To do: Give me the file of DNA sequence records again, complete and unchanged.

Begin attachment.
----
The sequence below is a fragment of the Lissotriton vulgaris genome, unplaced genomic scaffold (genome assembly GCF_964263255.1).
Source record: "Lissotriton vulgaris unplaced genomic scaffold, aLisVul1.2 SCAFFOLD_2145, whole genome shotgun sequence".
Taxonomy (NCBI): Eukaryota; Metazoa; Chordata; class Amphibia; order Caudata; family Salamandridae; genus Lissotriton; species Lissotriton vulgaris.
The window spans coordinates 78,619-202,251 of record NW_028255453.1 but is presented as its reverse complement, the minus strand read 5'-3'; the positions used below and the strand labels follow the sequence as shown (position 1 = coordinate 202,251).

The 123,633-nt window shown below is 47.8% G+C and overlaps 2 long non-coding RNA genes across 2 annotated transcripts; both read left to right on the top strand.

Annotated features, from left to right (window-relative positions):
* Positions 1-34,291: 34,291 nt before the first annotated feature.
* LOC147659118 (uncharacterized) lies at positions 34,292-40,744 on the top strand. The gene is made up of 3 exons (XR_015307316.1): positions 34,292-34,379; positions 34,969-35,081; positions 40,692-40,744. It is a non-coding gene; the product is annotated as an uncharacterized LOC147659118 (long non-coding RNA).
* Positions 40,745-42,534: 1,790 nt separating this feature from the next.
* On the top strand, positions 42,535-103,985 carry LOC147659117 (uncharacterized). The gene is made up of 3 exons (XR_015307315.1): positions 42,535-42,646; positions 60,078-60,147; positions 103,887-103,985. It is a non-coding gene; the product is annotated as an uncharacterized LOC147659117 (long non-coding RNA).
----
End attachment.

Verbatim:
The sequence below is a fragment of the Lissotriton vulgaris genome, unplaced genomic scaffold (genome assembly GCF_964263255.1).
Source record: "Lissotriton vulgaris unplaced genomic scaffold, aLisVul1.2 SCAFFOLD_2145, whole genome shotgun sequence".
Taxonomy (NCBI): Eukaryota; Metazoa; Chordata; class Amphibia; order Caudata; family Salamandridae; genus Lissotriton; species Lissotriton vulgaris.
The window spans coordinates 78,619-202,251 of record NW_028255453.1 but is presented as its reverse complement, the minus strand read 5'-3'; the positions used below and the strand labels follow the sequence as shown (position 1 = coordinate 202,251).

The 123,633-nt window shown below is 47.8% G+C and overlaps 2 long non-coding RNA genes across 2 annotated transcripts; both read left to right on the top strand.

Annotated features, from left to right (window-relative positions):
* Positions 1-34,291: 34,291 nt before the first annotated feature.
* LOC147659118 (uncharacterized) lies at positions 34,292-40,744 on the top strand. The gene is made up of 3 exons (XR_015307316.1): positions 34,292-34,379; positions 34,969-35,081; positions 40,692-40,744. It is a non-coding gene; the product is annotated as an uncharacterized LOC147659118 (long non-coding RNA).
* Positions 40,745-42,534: 1,790 nt separating this feature from the next.
* On the top strand, positions 42,535-103,985 carry LOC147659117 (uncharacterized). The gene is made up of 3 exons (XR_015307315.1): positions 42,535-42,646; positions 60,078-60,147; positions 103,887-103,985. It is a non-coding gene; the product is annotated as an uncharacterized LOC147659117 (long non-coding RNA).